Eric Stubbs, the Assistant Commissioner in charge of Criminal Operations for E Division, informed Robinson and Rundel that files had been opened into their allegations. One file deals with complaints that all four officers were scapegoated and harmed when the RCMP allegedly withheld critical exculpatory documents and evidence during the Braidwood Inquiry and subsequent criminal trials. Another file deals with allegations of obstruction by senior members of the RCMP to look into any of it.
When local news outlets finally caught on and – rightly - decided it was a story, the result was predictable, and unfortunately in keeping with how most of the media have approached the case: incremental noise that masks and confuses the signal. To understand why, you have to understand what's behind the allegations.
It was almost a decade ago that senior leaders in the RCMP wanted something they could take to the public to demonstrate the officers involved in Dziekanski’s death were being held responsible. Thomas Braidwood, who’d conducted the public inquiry into what happened, stopped short of finding the Mounties got together to concoct a self-serving version of events, but in the next breath Braidwood damned them by stating that they had motive and opportunity to lie. Braidwood insisted the officers had several hours to discuss the incident among themselves at the Airport and later at the RCMP sub-detachment as they waited to give their statements to homicide investigators. The main problem with this is that the Mounties were never all together at the sub-detachment and at the airport in the aftermath of Dziekanski’s death at least two of the four officers were separately busy, interviewing witnesses and running back and forth to secure the scene. Still, senior RCMP leaders wanted the four to sign a piece of paper - known as a 1004 - agreeing that they were wrong to have met together.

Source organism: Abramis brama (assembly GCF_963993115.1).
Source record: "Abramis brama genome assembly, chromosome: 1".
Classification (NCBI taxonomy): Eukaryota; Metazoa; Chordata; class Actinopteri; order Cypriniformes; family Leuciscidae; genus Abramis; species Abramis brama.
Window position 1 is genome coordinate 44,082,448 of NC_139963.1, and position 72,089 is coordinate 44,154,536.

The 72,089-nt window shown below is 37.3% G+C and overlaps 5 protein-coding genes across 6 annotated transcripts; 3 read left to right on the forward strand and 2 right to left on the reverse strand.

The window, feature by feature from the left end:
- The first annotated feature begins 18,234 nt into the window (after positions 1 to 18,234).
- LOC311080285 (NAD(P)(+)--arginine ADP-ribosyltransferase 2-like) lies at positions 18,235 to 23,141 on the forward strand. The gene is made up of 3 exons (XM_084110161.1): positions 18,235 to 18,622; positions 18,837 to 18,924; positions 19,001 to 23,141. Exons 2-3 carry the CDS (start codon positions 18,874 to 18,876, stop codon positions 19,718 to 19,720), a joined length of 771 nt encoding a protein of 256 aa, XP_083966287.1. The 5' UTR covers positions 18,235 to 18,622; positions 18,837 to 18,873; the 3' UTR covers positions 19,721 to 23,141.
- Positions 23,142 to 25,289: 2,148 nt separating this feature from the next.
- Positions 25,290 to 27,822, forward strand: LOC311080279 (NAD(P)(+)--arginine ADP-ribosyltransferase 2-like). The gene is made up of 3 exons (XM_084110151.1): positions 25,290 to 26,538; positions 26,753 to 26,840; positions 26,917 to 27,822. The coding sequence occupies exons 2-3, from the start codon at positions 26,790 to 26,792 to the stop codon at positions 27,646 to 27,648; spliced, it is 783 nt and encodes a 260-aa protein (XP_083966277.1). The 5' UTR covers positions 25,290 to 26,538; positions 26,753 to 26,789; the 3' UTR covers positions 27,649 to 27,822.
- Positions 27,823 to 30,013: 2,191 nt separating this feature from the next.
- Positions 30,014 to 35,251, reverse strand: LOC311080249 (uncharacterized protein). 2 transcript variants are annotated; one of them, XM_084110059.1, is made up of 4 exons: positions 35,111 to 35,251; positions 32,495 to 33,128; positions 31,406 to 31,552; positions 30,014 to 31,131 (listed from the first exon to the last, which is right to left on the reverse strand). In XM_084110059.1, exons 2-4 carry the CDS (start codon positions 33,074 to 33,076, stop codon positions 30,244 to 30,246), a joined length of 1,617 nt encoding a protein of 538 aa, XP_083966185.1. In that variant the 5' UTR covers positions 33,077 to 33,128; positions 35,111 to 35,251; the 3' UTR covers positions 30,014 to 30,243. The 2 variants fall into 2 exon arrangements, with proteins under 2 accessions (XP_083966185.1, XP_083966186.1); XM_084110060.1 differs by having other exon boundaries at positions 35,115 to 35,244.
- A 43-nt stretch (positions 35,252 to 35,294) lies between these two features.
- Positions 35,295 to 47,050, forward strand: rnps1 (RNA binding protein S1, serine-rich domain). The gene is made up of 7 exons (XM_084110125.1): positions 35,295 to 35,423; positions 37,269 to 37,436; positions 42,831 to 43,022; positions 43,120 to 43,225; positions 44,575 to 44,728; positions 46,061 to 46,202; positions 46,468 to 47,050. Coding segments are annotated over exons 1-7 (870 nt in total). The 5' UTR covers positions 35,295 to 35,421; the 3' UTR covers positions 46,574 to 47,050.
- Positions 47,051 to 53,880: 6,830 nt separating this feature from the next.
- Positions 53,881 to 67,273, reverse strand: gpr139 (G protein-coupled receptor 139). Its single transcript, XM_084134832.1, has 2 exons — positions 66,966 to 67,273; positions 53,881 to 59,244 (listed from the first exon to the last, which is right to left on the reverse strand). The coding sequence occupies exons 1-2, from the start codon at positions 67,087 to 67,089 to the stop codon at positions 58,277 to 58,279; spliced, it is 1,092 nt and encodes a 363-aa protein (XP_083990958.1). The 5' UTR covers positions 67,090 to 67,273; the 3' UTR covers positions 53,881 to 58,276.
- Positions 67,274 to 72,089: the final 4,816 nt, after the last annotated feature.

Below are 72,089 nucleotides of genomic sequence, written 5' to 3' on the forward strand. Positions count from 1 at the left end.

Mike Ingles, the staff representative who met with the Mounties just hours after the incident, was interviewed by lawyers for the Braidwood Inquiry but never called as a witness. He would later write in an email to a superior that he fully expected Braidwood’s findings to be challenged in court.
“Mr. Braidwood surmises that because they had the opportunity to fabricate a similar story that they did fabricate a story. That is complete and utter garbage.” (emphasis mine)
I wrote in detail about Ingles’ involvement in what happened, in Blamed and Broken. He is a compelling and forthright eye witness to a critical time period in the case. While the 1004s were later watered down they were still issued, before ultimately being quashed.